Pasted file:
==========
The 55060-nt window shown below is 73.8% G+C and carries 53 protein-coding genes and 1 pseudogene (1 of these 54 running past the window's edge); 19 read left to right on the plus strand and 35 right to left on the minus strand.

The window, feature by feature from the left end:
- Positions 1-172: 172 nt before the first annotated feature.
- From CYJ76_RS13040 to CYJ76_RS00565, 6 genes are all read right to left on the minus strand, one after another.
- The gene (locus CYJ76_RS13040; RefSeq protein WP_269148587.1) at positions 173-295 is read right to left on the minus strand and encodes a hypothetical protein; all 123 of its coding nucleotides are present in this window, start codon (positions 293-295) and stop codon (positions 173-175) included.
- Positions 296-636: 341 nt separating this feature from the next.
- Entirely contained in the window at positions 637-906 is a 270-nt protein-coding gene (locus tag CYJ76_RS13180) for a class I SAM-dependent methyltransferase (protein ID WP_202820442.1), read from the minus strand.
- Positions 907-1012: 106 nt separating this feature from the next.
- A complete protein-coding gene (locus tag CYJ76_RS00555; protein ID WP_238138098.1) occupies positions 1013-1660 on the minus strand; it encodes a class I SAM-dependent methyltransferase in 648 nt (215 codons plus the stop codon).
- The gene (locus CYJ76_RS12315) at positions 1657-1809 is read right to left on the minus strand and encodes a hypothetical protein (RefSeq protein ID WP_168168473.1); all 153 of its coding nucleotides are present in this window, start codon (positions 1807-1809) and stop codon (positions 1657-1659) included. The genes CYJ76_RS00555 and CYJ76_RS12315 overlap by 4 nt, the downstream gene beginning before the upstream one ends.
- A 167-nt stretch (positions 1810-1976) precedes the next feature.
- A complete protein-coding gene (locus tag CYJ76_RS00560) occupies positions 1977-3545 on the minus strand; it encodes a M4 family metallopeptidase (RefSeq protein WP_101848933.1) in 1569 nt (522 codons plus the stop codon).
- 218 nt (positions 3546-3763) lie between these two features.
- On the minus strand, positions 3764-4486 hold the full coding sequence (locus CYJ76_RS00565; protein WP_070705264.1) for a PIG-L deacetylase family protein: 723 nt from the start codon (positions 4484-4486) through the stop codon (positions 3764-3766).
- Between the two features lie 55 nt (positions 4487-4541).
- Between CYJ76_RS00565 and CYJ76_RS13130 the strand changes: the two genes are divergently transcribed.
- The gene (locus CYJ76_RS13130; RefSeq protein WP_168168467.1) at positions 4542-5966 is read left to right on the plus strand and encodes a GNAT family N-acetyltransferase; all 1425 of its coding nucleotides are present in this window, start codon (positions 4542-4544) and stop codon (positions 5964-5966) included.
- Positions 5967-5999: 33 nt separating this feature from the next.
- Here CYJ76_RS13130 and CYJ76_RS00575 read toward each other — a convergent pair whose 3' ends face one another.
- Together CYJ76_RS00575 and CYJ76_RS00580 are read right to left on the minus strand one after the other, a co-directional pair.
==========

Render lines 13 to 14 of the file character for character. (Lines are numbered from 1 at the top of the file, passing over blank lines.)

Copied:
- 218 nt (positions 3546-3763) lie between these two features.
- On the minus strand, positions 3764-4486 hold the full coding sequence (locus CYJ76_RS00565; protein WP_070705264.1) for a PIG-L deacetylase family protein: 723 nt from the start codon (positions 4484-4486) through the stop codon (positions 3764-3766).